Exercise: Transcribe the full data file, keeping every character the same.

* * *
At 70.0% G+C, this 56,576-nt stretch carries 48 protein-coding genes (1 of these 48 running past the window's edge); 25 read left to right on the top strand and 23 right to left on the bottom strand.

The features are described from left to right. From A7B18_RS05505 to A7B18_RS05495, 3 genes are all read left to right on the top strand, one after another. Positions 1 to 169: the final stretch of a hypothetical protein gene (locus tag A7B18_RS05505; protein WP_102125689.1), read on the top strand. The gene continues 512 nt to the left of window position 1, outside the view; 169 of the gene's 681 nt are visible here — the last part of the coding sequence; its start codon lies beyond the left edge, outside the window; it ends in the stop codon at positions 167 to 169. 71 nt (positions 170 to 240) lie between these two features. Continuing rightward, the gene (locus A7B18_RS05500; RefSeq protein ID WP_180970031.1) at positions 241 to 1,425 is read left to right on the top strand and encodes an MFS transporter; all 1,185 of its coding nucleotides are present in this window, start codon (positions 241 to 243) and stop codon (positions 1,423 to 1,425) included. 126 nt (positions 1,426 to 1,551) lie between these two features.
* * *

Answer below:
At 70.0% G+C, this 56,576-nt stretch carries 48 protein-coding genes (1 of these 48 running past the window's edge); 25 read left to right on the top strand and 23 right to left on the bottom strand.

The features are described from left to right. From A7B18_RS05505 to A7B18_RS05495, 3 genes are all read left to right on the top strand, one after another. Positions 1 to 169: the final stretch of a hypothetical protein gene (locus tag A7B18_RS05505; protein WP_102125689.1), read on the top strand. The gene continues 512 nt to the left of window position 1, outside the view; 169 of the gene's 681 nt are visible here — the last part of the coding sequence; its start codon lies beyond the left edge, outside the window; it ends in the stop codon at positions 167 to 169. 71 nt (positions 170 to 240) lie between these two features. Continuing rightward, the gene (locus A7B18_RS05500; RefSeq protein ID WP_180970031.1) at positions 241 to 1,425 is read left to right on the top strand and encodes an MFS transporter; all 1,185 of its coding nucleotides are present in this window, start codon (positions 241 to 243) and stop codon (positions 1,423 to 1,425) included. 126 nt (positions 1,426 to 1,551) lie between these two features.